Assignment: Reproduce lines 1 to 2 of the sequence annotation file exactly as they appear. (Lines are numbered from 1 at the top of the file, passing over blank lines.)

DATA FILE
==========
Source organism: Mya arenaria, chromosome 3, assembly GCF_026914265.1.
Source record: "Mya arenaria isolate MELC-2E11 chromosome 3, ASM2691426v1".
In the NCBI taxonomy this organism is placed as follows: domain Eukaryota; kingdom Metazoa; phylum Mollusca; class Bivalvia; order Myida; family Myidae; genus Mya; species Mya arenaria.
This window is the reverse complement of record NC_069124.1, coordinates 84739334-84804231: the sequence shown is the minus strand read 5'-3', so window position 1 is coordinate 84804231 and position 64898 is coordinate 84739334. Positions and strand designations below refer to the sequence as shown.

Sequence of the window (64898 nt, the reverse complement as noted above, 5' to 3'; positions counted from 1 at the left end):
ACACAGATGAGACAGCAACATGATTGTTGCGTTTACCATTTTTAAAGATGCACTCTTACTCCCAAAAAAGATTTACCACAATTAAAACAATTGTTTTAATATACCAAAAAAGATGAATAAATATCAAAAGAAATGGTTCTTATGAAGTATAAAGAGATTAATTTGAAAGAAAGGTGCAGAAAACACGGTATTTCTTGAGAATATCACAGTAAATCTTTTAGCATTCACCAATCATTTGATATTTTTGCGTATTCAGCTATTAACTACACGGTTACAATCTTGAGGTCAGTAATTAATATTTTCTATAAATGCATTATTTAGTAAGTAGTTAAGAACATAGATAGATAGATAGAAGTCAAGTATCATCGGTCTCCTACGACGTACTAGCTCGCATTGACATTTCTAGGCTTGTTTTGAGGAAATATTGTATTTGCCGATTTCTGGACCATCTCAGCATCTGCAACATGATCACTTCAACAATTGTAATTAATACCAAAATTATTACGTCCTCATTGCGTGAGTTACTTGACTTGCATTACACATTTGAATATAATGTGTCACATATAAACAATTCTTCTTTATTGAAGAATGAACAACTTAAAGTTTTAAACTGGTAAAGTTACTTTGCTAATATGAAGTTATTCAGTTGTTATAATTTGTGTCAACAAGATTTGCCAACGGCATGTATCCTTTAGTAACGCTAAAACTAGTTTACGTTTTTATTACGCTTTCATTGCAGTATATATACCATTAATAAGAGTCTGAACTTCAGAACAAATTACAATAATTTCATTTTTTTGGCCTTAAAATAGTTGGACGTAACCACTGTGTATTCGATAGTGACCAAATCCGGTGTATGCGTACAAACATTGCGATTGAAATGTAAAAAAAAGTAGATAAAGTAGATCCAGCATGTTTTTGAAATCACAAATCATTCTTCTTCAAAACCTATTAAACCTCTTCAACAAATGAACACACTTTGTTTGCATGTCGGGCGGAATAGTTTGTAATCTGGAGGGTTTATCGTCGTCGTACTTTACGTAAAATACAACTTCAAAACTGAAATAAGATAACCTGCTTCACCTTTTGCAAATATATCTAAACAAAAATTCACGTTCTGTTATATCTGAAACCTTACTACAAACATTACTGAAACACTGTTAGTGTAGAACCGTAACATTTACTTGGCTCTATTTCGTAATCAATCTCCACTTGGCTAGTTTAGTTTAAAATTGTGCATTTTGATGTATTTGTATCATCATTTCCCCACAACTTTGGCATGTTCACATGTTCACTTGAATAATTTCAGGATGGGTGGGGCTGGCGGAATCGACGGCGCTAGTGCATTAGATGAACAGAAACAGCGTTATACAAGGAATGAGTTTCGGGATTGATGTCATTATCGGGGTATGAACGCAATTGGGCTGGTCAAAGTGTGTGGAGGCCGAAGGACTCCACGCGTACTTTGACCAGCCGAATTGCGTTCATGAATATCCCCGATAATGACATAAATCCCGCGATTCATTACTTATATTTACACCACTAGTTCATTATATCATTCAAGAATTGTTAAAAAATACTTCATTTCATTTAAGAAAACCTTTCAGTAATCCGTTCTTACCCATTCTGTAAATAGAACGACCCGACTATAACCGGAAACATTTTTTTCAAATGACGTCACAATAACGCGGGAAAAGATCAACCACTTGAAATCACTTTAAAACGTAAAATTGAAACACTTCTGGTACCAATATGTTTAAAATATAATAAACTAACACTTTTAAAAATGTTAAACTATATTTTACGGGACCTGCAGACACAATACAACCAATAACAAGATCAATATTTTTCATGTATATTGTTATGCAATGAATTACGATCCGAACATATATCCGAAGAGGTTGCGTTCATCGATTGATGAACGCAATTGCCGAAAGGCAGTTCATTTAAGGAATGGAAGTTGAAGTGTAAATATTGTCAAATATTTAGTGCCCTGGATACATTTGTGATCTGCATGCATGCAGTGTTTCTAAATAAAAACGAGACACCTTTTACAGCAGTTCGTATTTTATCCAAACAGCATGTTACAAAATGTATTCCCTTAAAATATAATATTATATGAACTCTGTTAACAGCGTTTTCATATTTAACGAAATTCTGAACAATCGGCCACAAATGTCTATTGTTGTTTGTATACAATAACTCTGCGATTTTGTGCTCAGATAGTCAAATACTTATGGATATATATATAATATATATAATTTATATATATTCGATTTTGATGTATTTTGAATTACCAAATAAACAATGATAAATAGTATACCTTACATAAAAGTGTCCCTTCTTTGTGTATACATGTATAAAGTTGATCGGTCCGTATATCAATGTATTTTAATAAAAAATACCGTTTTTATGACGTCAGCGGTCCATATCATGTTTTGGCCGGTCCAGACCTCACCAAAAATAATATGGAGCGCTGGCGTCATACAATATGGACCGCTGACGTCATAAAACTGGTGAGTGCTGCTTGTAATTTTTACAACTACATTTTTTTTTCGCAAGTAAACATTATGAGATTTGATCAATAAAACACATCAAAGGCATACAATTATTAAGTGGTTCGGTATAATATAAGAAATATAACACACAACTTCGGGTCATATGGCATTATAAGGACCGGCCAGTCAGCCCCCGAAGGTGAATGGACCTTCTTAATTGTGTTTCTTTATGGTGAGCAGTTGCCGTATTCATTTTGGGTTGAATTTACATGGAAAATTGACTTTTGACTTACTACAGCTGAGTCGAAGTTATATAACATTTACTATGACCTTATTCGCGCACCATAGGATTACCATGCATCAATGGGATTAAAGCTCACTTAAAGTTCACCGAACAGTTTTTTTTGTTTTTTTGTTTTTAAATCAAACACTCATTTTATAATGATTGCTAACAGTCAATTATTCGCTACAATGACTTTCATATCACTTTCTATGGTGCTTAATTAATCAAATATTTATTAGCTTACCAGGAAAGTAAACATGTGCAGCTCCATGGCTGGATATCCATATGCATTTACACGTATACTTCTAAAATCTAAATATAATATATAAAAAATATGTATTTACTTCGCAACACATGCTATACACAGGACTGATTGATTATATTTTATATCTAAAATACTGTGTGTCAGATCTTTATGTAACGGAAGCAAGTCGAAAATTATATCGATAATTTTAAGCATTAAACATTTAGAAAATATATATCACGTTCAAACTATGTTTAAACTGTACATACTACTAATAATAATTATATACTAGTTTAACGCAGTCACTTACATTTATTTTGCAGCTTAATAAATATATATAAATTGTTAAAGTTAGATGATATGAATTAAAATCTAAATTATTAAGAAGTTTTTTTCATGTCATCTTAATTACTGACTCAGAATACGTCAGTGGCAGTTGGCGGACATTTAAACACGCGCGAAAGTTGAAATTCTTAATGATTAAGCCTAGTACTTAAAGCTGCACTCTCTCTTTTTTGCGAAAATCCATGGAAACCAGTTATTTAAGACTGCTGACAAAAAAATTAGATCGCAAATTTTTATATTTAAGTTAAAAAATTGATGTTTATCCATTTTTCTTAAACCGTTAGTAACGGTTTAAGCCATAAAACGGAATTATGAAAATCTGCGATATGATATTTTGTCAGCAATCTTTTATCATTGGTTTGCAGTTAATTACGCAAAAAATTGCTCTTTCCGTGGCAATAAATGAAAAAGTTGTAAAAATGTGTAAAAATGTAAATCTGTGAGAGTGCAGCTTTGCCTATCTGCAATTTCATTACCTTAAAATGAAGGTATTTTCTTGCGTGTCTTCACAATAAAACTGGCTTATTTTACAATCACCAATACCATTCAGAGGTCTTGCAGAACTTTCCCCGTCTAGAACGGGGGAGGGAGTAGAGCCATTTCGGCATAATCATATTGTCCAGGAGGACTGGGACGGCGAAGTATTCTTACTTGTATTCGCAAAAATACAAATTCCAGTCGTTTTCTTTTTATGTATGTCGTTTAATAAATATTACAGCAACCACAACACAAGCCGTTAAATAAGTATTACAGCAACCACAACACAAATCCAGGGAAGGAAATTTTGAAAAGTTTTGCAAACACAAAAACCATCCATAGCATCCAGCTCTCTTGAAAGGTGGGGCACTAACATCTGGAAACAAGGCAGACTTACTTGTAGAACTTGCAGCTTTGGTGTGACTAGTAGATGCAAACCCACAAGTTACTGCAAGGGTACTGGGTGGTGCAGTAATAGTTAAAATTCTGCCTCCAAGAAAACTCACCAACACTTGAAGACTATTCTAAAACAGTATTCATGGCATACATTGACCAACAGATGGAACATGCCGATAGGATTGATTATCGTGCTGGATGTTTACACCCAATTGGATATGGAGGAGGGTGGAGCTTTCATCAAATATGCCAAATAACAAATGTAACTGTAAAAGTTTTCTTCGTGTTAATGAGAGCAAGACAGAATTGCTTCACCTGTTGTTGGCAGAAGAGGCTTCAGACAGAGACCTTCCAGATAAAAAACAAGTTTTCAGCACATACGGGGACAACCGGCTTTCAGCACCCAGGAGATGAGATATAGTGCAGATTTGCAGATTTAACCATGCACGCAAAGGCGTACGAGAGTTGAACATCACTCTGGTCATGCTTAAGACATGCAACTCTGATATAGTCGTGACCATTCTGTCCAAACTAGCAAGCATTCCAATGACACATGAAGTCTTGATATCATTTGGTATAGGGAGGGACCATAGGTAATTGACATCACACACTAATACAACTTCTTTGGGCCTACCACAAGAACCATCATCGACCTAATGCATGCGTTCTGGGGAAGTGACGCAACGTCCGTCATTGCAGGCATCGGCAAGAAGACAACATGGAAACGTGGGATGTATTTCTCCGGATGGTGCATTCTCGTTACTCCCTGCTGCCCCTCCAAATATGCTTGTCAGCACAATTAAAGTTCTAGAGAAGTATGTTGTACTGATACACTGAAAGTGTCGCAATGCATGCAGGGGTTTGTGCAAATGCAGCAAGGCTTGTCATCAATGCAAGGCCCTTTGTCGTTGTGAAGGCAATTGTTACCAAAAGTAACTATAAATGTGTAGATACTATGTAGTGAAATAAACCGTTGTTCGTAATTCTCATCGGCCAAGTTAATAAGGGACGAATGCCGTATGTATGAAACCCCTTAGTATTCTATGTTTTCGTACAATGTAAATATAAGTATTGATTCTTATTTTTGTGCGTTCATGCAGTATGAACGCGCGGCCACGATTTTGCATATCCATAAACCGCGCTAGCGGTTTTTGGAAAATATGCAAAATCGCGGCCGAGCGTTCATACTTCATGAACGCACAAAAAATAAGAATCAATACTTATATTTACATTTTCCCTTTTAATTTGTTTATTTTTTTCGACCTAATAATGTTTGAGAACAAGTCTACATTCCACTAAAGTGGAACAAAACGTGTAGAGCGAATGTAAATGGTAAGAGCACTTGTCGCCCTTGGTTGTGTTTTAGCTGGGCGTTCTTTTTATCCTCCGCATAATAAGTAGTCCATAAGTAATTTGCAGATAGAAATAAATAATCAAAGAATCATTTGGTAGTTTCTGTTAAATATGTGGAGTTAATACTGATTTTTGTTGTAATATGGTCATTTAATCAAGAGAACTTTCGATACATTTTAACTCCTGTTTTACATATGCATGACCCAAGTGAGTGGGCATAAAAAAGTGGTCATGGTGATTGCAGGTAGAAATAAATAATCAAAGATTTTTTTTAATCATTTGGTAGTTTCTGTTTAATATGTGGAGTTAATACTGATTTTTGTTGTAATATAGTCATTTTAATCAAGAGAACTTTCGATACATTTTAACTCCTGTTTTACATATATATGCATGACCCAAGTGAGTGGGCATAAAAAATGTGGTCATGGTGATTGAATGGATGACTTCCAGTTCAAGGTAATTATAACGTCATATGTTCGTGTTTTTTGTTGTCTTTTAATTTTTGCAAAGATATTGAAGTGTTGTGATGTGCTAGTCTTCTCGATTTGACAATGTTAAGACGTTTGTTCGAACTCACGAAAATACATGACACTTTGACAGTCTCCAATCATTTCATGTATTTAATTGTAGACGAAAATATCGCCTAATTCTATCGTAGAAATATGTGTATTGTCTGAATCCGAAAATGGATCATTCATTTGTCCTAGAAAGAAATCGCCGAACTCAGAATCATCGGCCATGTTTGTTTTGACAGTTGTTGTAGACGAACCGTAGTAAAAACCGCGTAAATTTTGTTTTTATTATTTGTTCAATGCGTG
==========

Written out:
Source organism: Mya arenaria, chromosome 3, assembly GCF_026914265.1.
Source record: "Mya arenaria isolate MELC-2E11 chromosome 3, ASM2691426v1".